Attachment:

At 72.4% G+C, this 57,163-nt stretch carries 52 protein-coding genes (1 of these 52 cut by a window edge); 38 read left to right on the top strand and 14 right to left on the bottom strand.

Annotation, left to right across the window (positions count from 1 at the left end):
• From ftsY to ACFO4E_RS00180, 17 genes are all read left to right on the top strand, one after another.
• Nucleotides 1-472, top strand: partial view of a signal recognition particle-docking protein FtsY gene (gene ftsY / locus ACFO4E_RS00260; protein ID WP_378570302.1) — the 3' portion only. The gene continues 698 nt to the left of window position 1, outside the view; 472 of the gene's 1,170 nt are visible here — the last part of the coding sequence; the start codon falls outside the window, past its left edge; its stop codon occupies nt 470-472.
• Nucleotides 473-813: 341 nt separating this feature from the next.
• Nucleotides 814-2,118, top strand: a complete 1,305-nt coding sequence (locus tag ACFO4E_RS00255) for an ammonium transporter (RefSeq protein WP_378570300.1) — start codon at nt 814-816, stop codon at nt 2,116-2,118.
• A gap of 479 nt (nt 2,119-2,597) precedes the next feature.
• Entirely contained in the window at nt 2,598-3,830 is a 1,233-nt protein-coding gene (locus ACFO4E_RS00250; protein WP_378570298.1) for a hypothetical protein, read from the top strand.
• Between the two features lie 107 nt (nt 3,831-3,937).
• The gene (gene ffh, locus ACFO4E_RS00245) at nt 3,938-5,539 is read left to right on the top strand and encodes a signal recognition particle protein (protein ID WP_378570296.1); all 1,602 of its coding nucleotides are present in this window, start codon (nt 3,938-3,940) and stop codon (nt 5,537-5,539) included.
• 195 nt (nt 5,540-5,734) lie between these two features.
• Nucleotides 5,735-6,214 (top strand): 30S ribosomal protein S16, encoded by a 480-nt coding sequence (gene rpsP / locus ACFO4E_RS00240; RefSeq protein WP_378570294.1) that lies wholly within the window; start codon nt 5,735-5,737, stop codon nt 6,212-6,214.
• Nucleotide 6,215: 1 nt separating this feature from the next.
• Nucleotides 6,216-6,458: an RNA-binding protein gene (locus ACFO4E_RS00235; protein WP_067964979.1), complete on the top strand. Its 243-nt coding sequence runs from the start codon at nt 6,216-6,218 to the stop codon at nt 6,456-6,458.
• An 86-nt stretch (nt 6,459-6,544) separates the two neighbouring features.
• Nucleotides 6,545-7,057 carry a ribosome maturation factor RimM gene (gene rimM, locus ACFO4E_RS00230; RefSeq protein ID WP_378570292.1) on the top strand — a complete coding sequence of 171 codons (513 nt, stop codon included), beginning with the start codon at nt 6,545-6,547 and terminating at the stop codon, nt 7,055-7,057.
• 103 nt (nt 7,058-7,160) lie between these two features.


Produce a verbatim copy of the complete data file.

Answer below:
At 72.4% G+C, this 57,163-nt stretch carries 52 protein-coding genes (1 of these 52 cut by a window edge); 38 read left to right on the top strand and 14 right to left on the bottom strand.

Annotation, left to right across the window (positions count from 1 at the left end):
• From ftsY to ACFO4E_RS00180, 17 genes are all read left to right on the top strand, one after another.
• Nucleotides 1-472, top strand: partial view of a signal recognition particle-docking protein FtsY gene (gene ftsY / locus ACFO4E_RS00260; protein ID WP_378570302.1) — the 3' portion only. The gene continues 698 nt to the left of window position 1, outside the view; 472 of the gene's 1,170 nt are visible here — the last part of the coding sequence; the start codon falls outside the window, past its left edge; its stop codon occupies nt 470-472.
• Nucleotides 473-813: 341 nt separating this feature from the next.
• Nucleotides 814-2,118, top strand: a complete 1,305-nt coding sequence (locus tag ACFO4E_RS00255) for an ammonium transporter (RefSeq protein WP_378570300.1) — start codon at nt 814-816, stop codon at nt 2,116-2,118.
• A gap of 479 nt (nt 2,119-2,597) precedes the next feature.
• Entirely contained in the window at nt 2,598-3,830 is a 1,233-nt protein-coding gene (locus ACFO4E_RS00250; protein WP_378570298.1) for a hypothetical protein, read from the top strand.
• Between the two features lie 107 nt (nt 3,831-3,937).
• The gene (gene ffh, locus ACFO4E_RS00245) at nt 3,938-5,539 is read left to right on the top strand and encodes a signal recognition particle protein (protein ID WP_378570296.1); all 1,602 of its coding nucleotides are present in this window, start codon (nt 3,938-3,940) and stop codon (nt 5,537-5,539) included.
• 195 nt (nt 5,540-5,734) lie between these two features.
• Nucleotides 5,735-6,214 (top strand): 30S ribosomal protein S16, encoded by a 480-nt coding sequence (gene rpsP / locus ACFO4E_RS00240; RefSeq protein WP_378570294.1) that lies wholly within the window; start codon nt 5,735-5,737, stop codon nt 6,212-6,214.
• Nucleotide 6,215: 1 nt separating this feature from the next.
• Nucleotides 6,216-6,458: an RNA-binding protein gene (locus ACFO4E_RS00235; protein WP_067964979.1), complete on the top strand. Its 243-nt coding sequence runs from the start codon at nt 6,216-6,218 to the stop codon at nt 6,456-6,458.
• An 86-nt stretch (nt 6,459-6,544) separates the two neighbouring features.
• Nucleotides 6,545-7,057 carry a ribosome maturation factor RimM gene (gene rimM, locus ACFO4E_RS00230; RefSeq protein ID WP_378570292.1) on the top strand — a complete coding sequence of 171 codons (513 nt, stop codon included), beginning with the start codon at nt 6,545-6,547 and terminating at the stop codon, nt 7,055-7,057.
• 103 nt (nt 7,058-7,160) lie between these two features.